Let us look at the two main aspects of lock leads, namely the physical aspect (how strong, reliable etc) and also the deterrent aspect (will it put people off?).

1. The Physical

There are good quality, well made lock leads and there are bad quality, poorly made lock leads. Make sure you choose the right one. How do you choose? Look for recommendations, and also purchase range of them and try them out yourself. Some can be opened with a rolled up business card, and some can be snapped off with a sharp turn of the barrel using a pair of pliers. My current favourite is the Compu-Lock lead, (I have no business or personal interest in the success of this company but the lead they produce meets many of there criteria I lay out in this article). You of course may fall to one of the other major manufacturers.

The cable itself (at least in a good one) is made of stranded hardened steel (allowing flexibility with strength) and covered in a durable plastic coating that also provides initial protection from cutting (such as with pliers). The construction is very similar to a bike lock albeit thinner, and although it can be cut it takes some considerable effort with hand tools. I have tested this with a lower specification cable, cutting through it in just under two minutes with a pair of snips; it took a considerable amount of effort and grunting to do so, and I was still left with a “tail” attached to the laptop. The better specification cables will take significantly longer.

The lock itself is also important. Kensington came under fire some years ago (somewhat unfairly) when many of their locks were shown to be susceptible to Bic biro barrels and rolled up business cards being forced into the key hole to take the shape of the key and subsequently open the lock in a matter of seconds. This problem went beyond laptop locks and affected other barrel lock manufacturers for bikes etc.. Although the problem has been solved, I still feel wary of these types of lock, albeit without foundation! As an enterprise you will want a lock that provides master keys specific to your organization, something that is not always easy to find, especially in the lower end of the market.

Finally, the fit is important. Many locks will connect with the laptop but then be loose. Some try and overcome this with rubber flanges which is ultimately useless. the problem a loose lock poses is that if the gap is big enough to get a hacksaw into you can attack the pin(s) that lock it, or even worse get a good grip and twist the barrel to break the pins. The better locks will have an adjustment mechanism that ensures the barrel is tight against the laptop meaning there is significantly less leverage and no gap to cut through.

2. The Deterrent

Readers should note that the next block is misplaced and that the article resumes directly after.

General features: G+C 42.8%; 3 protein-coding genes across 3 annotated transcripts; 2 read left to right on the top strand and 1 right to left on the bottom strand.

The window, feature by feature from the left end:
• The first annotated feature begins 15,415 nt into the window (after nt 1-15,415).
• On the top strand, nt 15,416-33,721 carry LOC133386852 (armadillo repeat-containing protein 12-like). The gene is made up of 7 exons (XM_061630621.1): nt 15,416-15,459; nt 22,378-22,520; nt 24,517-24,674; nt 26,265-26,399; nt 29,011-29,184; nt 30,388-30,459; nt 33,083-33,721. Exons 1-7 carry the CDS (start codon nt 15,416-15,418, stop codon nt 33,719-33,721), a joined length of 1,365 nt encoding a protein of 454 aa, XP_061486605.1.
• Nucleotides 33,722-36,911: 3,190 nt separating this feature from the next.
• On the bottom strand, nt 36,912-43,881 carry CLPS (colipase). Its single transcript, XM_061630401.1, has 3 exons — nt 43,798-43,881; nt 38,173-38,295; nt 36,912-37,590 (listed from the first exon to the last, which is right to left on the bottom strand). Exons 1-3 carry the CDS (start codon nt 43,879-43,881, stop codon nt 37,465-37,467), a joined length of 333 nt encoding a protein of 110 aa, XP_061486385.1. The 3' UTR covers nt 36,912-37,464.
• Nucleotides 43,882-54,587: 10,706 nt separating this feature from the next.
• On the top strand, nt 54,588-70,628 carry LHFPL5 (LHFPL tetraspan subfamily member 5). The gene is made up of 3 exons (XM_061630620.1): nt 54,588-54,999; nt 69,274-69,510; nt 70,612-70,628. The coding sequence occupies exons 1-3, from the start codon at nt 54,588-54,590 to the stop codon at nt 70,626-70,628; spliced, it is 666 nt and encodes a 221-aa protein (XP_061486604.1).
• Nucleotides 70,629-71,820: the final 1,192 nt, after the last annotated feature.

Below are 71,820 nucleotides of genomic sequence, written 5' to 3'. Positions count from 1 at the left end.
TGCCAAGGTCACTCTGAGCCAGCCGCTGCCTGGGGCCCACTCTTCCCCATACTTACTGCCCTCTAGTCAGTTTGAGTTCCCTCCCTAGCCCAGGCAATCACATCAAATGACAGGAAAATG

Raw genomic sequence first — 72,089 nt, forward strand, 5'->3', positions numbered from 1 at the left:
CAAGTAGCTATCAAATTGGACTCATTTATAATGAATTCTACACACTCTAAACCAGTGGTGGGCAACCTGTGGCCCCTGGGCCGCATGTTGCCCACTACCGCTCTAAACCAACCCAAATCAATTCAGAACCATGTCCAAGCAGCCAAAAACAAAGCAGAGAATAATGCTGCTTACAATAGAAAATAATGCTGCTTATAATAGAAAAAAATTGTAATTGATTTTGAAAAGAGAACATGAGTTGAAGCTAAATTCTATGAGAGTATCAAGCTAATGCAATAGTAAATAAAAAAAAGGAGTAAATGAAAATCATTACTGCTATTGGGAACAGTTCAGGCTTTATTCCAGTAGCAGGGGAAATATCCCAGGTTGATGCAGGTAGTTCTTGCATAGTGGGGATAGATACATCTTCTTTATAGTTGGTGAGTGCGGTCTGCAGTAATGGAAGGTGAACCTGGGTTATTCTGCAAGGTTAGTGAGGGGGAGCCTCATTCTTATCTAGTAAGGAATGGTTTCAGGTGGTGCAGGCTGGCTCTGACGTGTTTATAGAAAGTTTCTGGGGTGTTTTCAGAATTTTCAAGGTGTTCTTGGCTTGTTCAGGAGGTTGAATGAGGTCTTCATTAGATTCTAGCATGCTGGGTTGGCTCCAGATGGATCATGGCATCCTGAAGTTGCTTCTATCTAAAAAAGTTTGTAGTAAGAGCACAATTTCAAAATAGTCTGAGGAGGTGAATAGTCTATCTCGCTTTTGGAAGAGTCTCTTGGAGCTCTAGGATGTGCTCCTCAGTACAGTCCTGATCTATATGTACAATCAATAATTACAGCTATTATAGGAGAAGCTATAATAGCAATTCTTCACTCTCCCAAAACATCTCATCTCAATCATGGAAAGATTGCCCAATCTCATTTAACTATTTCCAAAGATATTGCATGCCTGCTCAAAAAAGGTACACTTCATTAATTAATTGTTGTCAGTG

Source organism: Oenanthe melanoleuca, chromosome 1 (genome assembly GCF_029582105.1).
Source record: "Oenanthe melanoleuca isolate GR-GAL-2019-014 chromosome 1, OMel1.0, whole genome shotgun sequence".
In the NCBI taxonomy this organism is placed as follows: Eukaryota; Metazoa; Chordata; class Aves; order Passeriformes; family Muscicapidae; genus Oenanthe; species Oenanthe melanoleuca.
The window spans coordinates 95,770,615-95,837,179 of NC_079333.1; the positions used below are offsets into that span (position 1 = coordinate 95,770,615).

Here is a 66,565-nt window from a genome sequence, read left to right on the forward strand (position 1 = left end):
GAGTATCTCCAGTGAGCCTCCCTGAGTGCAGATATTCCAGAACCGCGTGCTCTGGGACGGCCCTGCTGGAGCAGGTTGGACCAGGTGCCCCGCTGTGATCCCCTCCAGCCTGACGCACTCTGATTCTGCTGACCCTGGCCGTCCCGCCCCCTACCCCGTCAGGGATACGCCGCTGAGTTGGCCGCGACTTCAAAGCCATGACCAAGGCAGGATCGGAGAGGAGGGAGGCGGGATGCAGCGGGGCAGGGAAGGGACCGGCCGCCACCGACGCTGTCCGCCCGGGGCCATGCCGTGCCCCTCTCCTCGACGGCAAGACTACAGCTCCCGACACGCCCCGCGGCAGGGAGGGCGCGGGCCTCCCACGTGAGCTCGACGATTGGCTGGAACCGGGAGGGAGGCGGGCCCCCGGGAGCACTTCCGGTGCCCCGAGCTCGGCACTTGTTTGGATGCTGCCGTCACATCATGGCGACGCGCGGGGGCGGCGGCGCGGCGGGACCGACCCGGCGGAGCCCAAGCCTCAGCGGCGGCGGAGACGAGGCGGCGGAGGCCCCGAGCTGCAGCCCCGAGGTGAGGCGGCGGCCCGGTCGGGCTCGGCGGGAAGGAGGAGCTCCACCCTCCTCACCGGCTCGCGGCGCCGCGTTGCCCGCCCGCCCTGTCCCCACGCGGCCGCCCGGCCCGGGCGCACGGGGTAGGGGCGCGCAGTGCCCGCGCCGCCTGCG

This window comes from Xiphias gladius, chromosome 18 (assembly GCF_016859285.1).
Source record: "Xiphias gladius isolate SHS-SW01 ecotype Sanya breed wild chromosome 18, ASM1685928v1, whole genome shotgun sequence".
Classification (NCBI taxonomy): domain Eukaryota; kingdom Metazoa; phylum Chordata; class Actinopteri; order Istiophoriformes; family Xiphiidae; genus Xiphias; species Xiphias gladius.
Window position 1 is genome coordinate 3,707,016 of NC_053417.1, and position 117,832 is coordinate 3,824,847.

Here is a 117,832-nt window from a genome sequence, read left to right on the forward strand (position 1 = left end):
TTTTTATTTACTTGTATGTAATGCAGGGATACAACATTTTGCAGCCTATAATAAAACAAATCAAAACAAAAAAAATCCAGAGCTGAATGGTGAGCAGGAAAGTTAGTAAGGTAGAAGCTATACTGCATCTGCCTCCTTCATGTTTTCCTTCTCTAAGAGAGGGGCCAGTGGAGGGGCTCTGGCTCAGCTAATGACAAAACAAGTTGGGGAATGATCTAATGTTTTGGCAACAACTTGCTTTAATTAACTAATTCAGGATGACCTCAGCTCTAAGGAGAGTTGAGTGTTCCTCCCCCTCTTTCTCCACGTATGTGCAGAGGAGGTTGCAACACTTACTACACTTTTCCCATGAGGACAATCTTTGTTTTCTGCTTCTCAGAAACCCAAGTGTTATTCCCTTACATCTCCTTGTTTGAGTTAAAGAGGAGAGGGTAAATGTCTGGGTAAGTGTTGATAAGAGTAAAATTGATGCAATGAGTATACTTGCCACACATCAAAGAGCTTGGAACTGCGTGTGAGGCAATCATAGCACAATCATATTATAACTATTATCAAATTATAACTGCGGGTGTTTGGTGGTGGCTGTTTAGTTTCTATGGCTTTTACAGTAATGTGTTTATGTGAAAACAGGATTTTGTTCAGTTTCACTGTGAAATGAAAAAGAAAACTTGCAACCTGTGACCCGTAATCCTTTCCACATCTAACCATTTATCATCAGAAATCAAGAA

So you have the Rolls-Royce of locks in your possession… there are a numbers of things to bear in mind to ensure its effectiveness.

Firstly, you have to use it! Time after time I see them looped into a desk and then not connected to the laptop. FAIL on all counts. Use it all day, every day; in the office, hotel room, client site, even in the boot of your car if you have to leave it in there for whatever reason (avoid this last one at all costs though!).

Secondly, given it will not put off a determined attack, it should not be left overnight in your office for instance. Their primary use is as a casual theft deterrence; any thief in a time pressured situation (perhaps during a fire evacuation drill?) will not bother with the laptop that is locked and move very quickly onto the one that isn’t. If somebody has the luxury of thirty, undisturbed, minutes in the middle of the night they may think differently as well as be equipped for it! Always take your laptop home; if nothing else it is a very effective contributor to your company’s BCP initiative!

Finally, having the lock leads helps keep you in a security mindset (hopefully without becoming paranoid!). It is a constant visual reminder of the need for security, and if it reminds you to lock your screen every time you step away for a coffee then you have doubled the value of the lead straight away.

In conclusion, the lock lead has to be one of the most simple, best value and effective data loss prevention tools available. It’s use will significantly reduce the potential for theft of not only the physical device, but the cost of replacing the laptop, the data, the time in getting everything back and potentially a front page spread in a national newspaper;” Company X loses One Million Public Records“.

Surely £25 is worth avoiding that?